On global climate finance target

On global climate finance target

Recently, the Climate Change Commission emphasized the gravity of setting a global climate finance target that complements the needs of developing countries, including the Philippines, an archipelagic country of 114 million people.

CCC vice chairperson and executive director Robert Borje, during the recently-concluded preparatory meeting for the 27th Session of Conference of the Parties (COP27), said the New Quantified Goal on Climate Finance must include the “key elements on transparency, responsiveness, and scale.”

“Towards substantial progress in climate finance delivery by 2025, VCED Borje highlighted that discussions stressed the New Collective Quantified Goal on Climate Finance must be anchored on the needs of the developing nations, and entail key elements on transparency, responsiveness, and scale,” the CCC said in a Facebook post.

“The Philippines likewise emphasized that climate finance must be accurately reported while being needs-based, and commensurate to the need of potential recipients,” it said in another post.

Borje had stressed that under President Ferdinand Marcos’ administration, there is a proposal to increase national budget allocation for climate change-related programs, projects, and activities.

The Philippines will also pursue stronger collaboration with partners and stakeholders “to implement more climate actions with results,” added Borje

At the same time, Borje emphasized the need for and the importance of all nations working together to fight the impacts of climate change.

“But we, the at-risk developing nations, cannot do it alone. And even if any of us can, we should not do it alone. We should work together for our One World, for One Humanity.”

Borje served as co-facilitator of discussions on the global agenda for climate finance during the PRECOP27 held in Kinshasa, Congo from Oct. 3 to 5.

The climate finance session, co-led by Poland, was also attended by Angola, Argentina, Chad, Denmark, Germany, Ghana, Japan, the Maldives, New Zealand, Norway, Papua New Guinea, Portugal, Saudi Arabia, Singapore, the United States, Zambia, and the European Union Commission.

Borje closed his speech by challenging participating climate finance experts to focus on a paradigm shift for climate finance and investment: “This is what we mean by Build Right at First Sight: to build justly and efficiently at first sight, with a long-term horizon in mind. Our discussions will go beyond dollars and cents.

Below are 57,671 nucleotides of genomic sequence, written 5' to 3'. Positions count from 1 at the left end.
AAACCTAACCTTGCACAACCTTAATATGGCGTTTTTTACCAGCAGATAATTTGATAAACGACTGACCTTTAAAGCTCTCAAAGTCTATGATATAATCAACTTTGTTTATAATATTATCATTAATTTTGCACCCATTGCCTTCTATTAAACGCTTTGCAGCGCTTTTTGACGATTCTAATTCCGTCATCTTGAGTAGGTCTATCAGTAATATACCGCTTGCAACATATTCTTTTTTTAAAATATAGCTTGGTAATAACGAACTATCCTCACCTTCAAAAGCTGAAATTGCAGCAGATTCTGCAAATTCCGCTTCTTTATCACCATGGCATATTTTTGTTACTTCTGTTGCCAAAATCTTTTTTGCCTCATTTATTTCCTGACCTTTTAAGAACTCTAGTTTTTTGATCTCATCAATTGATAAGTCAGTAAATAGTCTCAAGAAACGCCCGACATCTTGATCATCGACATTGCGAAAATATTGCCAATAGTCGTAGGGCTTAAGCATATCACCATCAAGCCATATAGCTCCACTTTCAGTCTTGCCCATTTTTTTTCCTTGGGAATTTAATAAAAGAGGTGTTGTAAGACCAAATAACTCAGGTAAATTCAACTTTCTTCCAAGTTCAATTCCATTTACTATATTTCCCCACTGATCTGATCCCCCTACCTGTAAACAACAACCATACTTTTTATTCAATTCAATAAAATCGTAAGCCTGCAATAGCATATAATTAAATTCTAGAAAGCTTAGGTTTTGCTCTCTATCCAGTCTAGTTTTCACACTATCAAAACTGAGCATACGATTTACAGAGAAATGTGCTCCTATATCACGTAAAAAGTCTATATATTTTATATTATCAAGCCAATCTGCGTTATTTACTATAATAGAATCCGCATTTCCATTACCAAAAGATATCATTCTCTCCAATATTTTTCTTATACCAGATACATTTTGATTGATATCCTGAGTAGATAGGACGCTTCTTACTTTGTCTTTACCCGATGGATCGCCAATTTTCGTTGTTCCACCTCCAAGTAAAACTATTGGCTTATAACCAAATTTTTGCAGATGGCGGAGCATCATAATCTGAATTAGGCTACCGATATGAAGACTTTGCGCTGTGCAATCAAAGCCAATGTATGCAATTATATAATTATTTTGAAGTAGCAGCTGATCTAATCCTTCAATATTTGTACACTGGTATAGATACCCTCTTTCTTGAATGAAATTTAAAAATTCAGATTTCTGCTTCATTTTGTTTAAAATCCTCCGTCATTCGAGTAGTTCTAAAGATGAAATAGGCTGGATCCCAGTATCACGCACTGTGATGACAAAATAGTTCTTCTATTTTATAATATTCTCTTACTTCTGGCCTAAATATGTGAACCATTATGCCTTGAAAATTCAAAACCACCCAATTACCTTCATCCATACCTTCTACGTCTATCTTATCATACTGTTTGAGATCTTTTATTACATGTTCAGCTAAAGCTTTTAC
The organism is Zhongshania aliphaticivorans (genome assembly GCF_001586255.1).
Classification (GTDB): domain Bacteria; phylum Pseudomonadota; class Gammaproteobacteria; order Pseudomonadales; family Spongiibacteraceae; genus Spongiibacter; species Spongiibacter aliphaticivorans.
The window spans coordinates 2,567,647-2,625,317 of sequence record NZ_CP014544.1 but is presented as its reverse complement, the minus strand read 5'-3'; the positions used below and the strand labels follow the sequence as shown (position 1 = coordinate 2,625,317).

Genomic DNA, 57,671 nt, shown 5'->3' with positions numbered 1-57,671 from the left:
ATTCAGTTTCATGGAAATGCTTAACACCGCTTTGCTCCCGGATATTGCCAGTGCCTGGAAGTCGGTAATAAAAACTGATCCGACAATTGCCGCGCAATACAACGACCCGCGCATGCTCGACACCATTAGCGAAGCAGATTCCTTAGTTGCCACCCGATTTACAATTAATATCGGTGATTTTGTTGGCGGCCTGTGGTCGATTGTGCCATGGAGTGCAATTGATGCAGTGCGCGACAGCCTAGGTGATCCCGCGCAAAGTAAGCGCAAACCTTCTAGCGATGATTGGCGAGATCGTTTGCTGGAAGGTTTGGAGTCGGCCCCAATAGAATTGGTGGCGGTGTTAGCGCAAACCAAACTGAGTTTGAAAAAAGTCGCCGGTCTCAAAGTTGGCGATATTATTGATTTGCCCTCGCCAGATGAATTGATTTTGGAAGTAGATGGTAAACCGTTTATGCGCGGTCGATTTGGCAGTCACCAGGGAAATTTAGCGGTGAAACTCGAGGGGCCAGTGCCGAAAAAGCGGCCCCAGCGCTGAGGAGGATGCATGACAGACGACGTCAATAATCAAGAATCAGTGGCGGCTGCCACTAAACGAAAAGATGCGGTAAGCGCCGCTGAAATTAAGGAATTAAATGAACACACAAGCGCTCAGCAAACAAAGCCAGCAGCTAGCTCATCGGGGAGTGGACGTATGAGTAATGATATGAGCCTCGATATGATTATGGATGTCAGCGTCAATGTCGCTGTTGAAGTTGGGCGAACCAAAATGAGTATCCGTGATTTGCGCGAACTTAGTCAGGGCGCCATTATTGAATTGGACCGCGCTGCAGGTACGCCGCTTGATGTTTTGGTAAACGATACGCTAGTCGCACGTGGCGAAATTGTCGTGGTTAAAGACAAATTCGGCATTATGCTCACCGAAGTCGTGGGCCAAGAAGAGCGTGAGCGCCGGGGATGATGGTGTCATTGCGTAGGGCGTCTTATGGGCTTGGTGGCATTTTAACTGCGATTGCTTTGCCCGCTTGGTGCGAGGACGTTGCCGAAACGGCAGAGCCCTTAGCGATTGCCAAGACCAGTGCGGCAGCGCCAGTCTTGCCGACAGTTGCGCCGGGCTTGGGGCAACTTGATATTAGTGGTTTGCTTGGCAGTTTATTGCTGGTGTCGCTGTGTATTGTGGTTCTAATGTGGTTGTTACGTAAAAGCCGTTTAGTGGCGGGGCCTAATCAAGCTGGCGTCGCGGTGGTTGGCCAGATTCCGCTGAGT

“It will be recommendations for actions that will affect the lives and livelihood of nations. Today is an opportunity to get things right. To secure climate equity and justice for all.”

(Also backing up Secretary Borje at the Commission on Climate Change are dynamic Commissioners Albert dela Cruz and Rachel Ann Herrera. Please refer to above photo – Ed)

The Ad Hoc Work Program on New Collective Quantified Goal on Climate Finance (NCQGCF) created under the Paris Agreement is tasked to conduct four TEDs annually until 2024. The first and second TEDs were hosted by South Africa and Germany, respectively.

As the UNFCCC National Focal Point for the Philippines, the CCC is co-hosting the TED3, in partnership with the UNFCCC Secretariat and the Asian Development Bank.

The participants discussed the fulfillment of the US$100-billion financial commitment by developed countries under the Paris Agreement, as well as the need to set a higher climate finance target through the New Collective Quantified Goal of the Glasgow Climate Pact.

We take pride in that the CCC said the Philippines, as co-facilitator, helped ensure that discussions were anchored on developed nations’ resolve to support developing countries, particularly those “at risk and vulnerable,” as provided in the United Nations Framework Convention on Climate Change (UNFCCC) and the Paris Agreement.

“From the US$100 billion climate finance commitment of developed countries under the Paris Agreement, the New Collective Quantified Goal must set a higher target for climate finance to help implement climate change-related strategies and measures,” it said.

“With a view to realizing climate justice for vulnerable and at-risk developing nations, the Philippines underscored that access by least developed and developing countries to financial mechanisms must be streamlined and simplified,” it added.

It is gratifying that countries that attended the session sought the immediate mobilization of climate finance, as they acknowledged the need “to go beyond the USD100 billion to provide sufficient support to at-risk developing nations.”

The CCC added the state parties stressed the need to be “innovative, creative and flexible” in tapping financial resources both from public and private sources toward low-carbon and climate-resilient development, consistent with Article 2 of the Paris Agreement.

Congo, in partnership with Egypt as the incoming COP27 Presidency, and the UNFCCC, convened around 60 countries in Kinshasa for PRECOP27 to advance the discussions on major climate issues ahead of COP27.

“PRECOP27 in Kinshasa provides parties and partners a vital opportunity to discuss at length what is important for all in order to make significant headway in addressing climate change and its impacts, particularly for developing at-risk and vulnerable states like the Philippines,” Borje said.

The COP27 Presidency and the UNFCCC will be convening the heads of delegations to an informal consultation on mitigation and finance on Oct. 13 to 15 in Alexandria, Egypt.

COP27, on the other hand, will be held on Nov. 6 to 18 in Sharm El-Sheikh, Egypt.


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